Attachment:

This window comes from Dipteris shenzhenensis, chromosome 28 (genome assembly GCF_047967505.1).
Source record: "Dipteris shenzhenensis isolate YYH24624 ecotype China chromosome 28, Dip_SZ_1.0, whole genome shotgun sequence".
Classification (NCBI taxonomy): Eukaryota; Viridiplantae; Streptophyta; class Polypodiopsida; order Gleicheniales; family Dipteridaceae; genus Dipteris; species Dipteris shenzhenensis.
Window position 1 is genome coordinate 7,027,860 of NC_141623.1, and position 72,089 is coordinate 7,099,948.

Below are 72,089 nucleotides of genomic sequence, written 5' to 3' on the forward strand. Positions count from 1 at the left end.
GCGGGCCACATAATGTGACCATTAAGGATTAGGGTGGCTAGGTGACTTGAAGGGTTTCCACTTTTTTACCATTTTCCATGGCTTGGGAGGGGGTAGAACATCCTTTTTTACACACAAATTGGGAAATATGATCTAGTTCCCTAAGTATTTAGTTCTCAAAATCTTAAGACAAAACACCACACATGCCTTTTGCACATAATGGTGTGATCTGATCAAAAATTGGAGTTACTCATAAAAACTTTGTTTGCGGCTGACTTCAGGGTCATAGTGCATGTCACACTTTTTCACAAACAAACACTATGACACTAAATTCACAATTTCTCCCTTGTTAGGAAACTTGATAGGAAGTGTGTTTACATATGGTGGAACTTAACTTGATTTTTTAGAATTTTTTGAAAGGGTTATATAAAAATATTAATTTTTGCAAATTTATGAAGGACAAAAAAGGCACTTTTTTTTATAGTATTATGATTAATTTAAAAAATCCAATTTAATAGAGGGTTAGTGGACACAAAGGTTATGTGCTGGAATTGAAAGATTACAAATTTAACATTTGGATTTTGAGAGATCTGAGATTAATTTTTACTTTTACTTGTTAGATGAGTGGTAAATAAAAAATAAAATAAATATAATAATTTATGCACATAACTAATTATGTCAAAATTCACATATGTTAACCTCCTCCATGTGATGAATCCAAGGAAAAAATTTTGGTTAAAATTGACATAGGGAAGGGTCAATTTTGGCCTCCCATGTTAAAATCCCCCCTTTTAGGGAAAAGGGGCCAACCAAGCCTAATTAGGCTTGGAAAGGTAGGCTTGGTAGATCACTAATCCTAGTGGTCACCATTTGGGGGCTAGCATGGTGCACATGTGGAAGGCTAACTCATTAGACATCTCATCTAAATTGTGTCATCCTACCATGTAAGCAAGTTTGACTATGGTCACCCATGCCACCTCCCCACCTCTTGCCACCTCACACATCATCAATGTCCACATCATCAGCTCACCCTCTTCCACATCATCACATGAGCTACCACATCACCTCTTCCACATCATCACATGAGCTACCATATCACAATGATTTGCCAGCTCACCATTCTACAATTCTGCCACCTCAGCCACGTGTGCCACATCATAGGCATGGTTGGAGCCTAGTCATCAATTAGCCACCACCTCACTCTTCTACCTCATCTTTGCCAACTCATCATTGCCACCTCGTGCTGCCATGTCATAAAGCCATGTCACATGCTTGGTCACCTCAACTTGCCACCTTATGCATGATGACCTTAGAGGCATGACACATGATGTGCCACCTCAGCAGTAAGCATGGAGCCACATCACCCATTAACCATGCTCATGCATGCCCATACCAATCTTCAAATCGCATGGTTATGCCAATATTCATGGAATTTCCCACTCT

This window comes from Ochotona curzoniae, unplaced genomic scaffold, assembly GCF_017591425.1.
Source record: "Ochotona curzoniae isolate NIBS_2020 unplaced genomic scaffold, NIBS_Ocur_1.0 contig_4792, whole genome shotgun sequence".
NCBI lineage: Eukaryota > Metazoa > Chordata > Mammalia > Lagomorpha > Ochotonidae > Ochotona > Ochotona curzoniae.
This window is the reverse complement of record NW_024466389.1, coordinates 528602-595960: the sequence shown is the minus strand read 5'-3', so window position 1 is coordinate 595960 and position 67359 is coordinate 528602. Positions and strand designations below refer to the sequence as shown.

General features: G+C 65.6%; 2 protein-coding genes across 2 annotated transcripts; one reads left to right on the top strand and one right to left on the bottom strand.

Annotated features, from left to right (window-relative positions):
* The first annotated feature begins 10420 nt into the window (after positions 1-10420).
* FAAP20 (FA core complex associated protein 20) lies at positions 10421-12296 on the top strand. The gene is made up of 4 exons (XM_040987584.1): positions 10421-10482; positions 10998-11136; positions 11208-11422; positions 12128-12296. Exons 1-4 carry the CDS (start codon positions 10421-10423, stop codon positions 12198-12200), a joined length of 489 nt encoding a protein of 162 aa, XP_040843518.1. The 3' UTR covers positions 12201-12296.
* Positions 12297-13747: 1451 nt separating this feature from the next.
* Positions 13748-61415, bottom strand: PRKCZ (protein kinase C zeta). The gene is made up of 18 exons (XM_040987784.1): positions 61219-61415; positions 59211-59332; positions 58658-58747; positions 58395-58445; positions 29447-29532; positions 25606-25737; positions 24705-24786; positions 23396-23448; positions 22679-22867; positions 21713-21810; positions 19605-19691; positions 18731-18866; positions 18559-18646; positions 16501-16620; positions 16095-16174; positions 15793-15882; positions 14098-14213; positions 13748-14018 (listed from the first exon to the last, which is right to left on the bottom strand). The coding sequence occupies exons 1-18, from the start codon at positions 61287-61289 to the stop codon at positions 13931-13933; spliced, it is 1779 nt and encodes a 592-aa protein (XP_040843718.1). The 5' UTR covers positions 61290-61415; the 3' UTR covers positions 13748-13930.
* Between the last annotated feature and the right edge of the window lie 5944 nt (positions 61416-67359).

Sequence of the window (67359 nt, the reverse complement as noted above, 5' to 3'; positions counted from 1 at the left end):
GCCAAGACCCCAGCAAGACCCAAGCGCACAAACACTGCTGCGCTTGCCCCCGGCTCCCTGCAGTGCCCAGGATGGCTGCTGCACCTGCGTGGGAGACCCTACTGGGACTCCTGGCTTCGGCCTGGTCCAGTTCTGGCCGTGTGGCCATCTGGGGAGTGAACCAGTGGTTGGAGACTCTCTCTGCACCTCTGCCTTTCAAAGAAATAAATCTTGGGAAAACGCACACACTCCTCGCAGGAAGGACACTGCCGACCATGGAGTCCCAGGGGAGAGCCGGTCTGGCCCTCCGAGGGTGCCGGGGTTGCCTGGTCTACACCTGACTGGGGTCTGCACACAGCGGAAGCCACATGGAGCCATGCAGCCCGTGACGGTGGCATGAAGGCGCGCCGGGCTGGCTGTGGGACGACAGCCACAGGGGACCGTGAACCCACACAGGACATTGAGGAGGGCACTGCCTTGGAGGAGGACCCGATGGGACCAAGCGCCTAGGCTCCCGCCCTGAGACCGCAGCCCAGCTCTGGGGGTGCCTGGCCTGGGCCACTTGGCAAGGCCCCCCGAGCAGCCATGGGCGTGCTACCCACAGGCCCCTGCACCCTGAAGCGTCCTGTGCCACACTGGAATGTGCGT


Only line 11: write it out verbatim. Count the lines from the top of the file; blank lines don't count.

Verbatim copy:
General features: G+C 65.6%; 2 protein-coding genes across 2 annotated transcripts; one reads left to right on the top strand and one right to left on the bottom strand.